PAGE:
Overall, this type of chronobiological formula delivers substances to the body at the time of day that will provide optimal absorption and use for a natural and healthy pregnancy. For optimal nutritional value for mom’s health and baby’s development, here are when key nutrients should be consumed.

A.M. Essential Nutrients


Chromium is an important mineral needed by the body for the processing and utilization of fats, carbohydrates and proteins. Chromium also works with insulin to help maintain healthy blood sugar levels and is also important for healthy tissue formation in your unborn baby.


Molybdenum is an essential trace mineral that plays a number of roles, all important for a healthy pregnancy. Molybdenum is needed for normal cell function, and must also be present in sufficient quantities for the body to be able to utilize nitrogen and iron. Molybdenum, along with riboflavin, is necessary for the production of red blood cells, and also works with certain enzymes to metabolize carbohydrates and detoxify the body of sulfites.

 Vitamin B6 (Pyridoxine) – B Complex

This member of the B-vitamin group is necessary for the formation of neurotransmitters (chemical ‘messengers’ between nerve cells) and other proteins. In addition, it can also help alleviate morning sickness and nausea.

 Vitamin E (Tocopherol)

This vitamin helps protect your body from oxidative stress and helps repair existing damage. It also helps defend the body against free radicals which can weaken the immune system, but its primary action is to support the actions of the multi-potent vitamin C. The required daily dose can be obtained by taking a chronobiologically-adjusted prenatal supplement in the form of a specially-formulated multivitamin/multimineral formula. This way, you can be sure you’re not only receiving all the nutrients needed but also getting the required amount of vitamin E, which is necessary for vitamin C to have its full effect.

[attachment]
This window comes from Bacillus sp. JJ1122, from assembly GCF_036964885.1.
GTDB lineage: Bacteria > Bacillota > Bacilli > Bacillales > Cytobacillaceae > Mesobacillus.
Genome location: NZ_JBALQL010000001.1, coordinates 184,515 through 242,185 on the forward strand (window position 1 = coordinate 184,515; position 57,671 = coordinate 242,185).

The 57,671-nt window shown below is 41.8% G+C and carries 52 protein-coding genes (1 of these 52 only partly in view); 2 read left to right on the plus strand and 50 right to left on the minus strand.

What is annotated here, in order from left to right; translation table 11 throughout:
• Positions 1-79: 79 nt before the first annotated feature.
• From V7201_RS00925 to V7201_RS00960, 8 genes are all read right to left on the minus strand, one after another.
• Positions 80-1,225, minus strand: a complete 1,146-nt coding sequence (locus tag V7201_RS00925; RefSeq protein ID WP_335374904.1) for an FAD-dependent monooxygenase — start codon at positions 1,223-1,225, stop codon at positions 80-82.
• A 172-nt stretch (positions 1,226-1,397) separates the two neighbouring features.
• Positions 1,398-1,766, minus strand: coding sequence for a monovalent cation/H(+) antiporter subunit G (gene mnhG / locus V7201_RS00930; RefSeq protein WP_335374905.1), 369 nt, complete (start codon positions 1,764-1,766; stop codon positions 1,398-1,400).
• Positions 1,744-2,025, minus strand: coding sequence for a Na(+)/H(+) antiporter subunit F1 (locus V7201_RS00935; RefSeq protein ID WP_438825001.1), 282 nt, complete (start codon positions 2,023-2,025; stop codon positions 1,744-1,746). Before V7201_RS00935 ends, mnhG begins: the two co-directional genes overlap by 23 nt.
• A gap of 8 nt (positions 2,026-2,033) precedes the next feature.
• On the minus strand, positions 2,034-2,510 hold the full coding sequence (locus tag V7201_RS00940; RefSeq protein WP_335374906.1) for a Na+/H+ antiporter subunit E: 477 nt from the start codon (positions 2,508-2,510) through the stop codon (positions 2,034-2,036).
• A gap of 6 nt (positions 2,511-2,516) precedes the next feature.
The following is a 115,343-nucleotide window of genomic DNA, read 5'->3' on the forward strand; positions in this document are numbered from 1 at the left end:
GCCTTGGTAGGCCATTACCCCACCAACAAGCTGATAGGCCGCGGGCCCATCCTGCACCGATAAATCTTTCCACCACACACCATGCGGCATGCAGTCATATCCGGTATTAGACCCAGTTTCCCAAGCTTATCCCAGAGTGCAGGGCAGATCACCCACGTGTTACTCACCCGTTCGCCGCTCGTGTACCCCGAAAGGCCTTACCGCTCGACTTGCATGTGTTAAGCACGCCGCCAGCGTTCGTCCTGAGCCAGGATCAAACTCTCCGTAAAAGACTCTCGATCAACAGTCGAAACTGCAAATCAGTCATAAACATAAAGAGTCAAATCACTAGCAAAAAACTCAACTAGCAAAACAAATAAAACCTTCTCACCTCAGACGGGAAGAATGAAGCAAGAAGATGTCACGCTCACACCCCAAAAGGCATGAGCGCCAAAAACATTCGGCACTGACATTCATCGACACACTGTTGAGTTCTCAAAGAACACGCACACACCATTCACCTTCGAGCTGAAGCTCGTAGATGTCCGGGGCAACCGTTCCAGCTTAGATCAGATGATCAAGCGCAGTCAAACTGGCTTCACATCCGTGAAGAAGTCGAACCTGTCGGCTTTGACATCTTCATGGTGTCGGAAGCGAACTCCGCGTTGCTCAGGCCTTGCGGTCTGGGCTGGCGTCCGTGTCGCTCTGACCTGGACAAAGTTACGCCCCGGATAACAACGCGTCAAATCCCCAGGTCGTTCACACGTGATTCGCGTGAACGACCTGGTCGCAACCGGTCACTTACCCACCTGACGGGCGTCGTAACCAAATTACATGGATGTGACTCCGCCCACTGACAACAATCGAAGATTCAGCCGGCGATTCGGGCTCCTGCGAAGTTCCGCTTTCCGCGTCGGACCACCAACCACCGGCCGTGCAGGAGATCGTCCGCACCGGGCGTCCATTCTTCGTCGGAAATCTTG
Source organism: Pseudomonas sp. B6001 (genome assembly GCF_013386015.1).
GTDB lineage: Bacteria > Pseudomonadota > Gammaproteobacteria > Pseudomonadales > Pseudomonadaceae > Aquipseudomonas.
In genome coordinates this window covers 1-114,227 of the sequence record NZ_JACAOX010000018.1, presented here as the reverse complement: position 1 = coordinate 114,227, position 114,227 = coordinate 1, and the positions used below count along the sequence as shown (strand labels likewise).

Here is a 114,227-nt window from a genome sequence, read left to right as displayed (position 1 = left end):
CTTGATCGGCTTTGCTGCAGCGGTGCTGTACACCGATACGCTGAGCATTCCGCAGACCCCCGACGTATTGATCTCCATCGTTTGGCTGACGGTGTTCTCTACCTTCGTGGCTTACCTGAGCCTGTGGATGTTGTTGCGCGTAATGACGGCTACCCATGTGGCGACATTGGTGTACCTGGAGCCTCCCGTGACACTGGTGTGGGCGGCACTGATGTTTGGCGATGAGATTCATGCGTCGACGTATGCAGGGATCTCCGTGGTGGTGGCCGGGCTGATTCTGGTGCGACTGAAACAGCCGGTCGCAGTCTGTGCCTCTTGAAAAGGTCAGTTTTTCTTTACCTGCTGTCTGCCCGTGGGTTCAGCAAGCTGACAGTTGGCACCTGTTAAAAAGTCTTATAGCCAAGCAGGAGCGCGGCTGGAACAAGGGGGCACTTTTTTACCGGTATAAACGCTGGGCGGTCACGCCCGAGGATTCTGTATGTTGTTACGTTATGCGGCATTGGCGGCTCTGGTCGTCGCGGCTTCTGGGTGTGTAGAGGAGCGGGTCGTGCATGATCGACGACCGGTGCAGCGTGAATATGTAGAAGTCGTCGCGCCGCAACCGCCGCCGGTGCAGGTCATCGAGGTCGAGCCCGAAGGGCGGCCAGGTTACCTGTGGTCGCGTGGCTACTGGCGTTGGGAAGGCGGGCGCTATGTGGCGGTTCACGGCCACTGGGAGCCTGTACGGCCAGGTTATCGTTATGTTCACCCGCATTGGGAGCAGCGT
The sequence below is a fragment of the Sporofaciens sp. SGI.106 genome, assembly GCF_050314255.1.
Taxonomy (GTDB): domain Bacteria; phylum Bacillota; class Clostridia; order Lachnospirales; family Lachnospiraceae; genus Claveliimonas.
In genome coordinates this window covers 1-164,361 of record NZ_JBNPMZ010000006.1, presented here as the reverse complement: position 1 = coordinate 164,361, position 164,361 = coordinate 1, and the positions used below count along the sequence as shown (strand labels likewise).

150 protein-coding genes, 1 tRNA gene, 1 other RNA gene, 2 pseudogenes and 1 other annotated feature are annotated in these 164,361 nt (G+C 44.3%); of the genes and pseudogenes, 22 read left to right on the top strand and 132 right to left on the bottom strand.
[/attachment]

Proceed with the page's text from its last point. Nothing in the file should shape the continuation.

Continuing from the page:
Vitamin C

Also known as ascorbic acid, Vitamin C helps the body absorb iron and helps fight injury and infection and supports the immune system. Vitamin C is also essential for the body to make collagen, a protein which is a component of healthy cartilage, tendons, bones, and skin.

 Vitamin K
This vitamin is used by the liver to form several ‘coagulation factors’ which are necessary for blood clotting to occur. Maintaining proper Vitamin K levels may help prevent dangerous hemorrhages during delivery.

 Vitamin D
Vitamin D maintains optimal calcium levels in your blood by increasing the absorption of calcium from food and preventing its loss through the kidneys. The rapidly-growing bones of your child depend on a constant supply of calcium to avoid rachitic malformations of the skeleton, for example rickets, which occur when bones soften due to lack of calcification.


Iodine is a key mineral that is essential for the proper functioning of your thyroid gland. When an expectant mother is iodine-deficient, it can lead to disruptions in the growth and brain development of the baby.